The Mirage of Washington Intelligence, by James Bovard

Washington politicians rarely know what is going on. From James Bovard at libertarianinstitute.org:

“You can send a man to Congress but you can’t make him think,” quipped comedian Milton Berle in the 1950s. To update Berle for our times: You can spend $60 billion a year on intelligence agencies but you can’t make politicians read their reports. Instead, most politicians remain incorrigibly ignorant and hopelessly craven when presidents drag America into new foreign fiascos.

Congressional docility has been paving the way to war since at least the Vietnam era. In 1964, President Lyndon Johnson invoked an alleged North Vietnamese attack on a U.S. destroyer in the Gulf of Tonkin to ram a resolution through Congress giving LBJ unlimited authority to attack North Vietnam. LBJ had decided earlier that year to attack North Vietnam to boost his reelection campaign. The Pentagon and White House quickly recognized that the core allegations behind the Gulf of Tonkin resolution were false but exploited them to sanctify the war.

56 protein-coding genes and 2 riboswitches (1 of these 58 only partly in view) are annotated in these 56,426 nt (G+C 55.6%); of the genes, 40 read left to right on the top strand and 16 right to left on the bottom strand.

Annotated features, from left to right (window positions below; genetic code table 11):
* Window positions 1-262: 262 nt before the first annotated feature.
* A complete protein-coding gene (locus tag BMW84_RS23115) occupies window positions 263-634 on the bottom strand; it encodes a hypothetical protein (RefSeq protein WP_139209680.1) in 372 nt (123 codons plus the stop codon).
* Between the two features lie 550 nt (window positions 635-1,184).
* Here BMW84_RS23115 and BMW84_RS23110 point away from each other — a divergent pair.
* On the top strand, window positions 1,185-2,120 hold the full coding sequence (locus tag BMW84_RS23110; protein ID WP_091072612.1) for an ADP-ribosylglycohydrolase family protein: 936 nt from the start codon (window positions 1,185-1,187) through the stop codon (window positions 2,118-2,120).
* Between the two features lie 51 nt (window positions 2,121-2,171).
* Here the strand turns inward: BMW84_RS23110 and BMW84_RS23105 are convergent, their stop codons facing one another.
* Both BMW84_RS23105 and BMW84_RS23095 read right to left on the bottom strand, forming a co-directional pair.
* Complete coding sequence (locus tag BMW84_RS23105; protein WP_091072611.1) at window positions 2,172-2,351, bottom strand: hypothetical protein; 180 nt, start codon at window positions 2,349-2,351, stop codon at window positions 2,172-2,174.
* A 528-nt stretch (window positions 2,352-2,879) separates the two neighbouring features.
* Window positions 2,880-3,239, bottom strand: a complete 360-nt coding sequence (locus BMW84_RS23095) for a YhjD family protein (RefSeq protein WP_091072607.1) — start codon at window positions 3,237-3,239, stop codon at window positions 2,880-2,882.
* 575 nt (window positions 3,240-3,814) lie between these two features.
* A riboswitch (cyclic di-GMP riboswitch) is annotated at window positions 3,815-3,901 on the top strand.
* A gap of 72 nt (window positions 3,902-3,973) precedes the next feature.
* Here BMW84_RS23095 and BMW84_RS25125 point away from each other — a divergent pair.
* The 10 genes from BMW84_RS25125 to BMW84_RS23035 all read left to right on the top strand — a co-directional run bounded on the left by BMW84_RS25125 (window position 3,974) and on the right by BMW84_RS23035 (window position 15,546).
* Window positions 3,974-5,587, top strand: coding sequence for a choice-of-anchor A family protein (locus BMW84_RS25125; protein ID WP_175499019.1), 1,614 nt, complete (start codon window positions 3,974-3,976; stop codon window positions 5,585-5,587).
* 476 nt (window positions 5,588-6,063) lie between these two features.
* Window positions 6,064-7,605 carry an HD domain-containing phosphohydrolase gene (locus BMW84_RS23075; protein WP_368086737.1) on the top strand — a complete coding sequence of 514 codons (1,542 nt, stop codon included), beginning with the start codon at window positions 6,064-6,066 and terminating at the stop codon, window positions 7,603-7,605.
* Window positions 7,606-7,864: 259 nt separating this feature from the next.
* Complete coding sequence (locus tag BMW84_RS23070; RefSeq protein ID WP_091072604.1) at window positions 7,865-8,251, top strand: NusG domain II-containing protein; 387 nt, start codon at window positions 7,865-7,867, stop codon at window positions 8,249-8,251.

When the official story of the Gulf of Tonkin attacks begin unraveling at secret 1968 Senate hearings, Defense Secretary Robert McNamara proclaimed that it was “inconceivable that anyone even remotely familiar with our society and system of government could suspect the existence of a conspiracy” to take America to war on false pretenses. But indignation was no substitute for hard facts. Sen. Frank Church (D-ID) declared, “In a democracy you cannot expect the people, whose sons are being killed and who will be killed, to exercise their judgment if the truth is concealed from them.” The chairman of the committee, Sen. J. William Fulbright (D-AR), declared that if senators did not oppose the war at that point, “We are just a useless appendix on the governmental structure.” But other senators blocked the release of a staff report on the lies behind the Gulf of Tonkin incident that propelled a war that was killing 400 American troops a week. Sen. Mike Mansfield (D-MT) warned, “You will give people who are not interested in facts a chance to exploit them and to magnify them out of all proportion.” The same presumption has shielded every subsequent U.S. military debacle.

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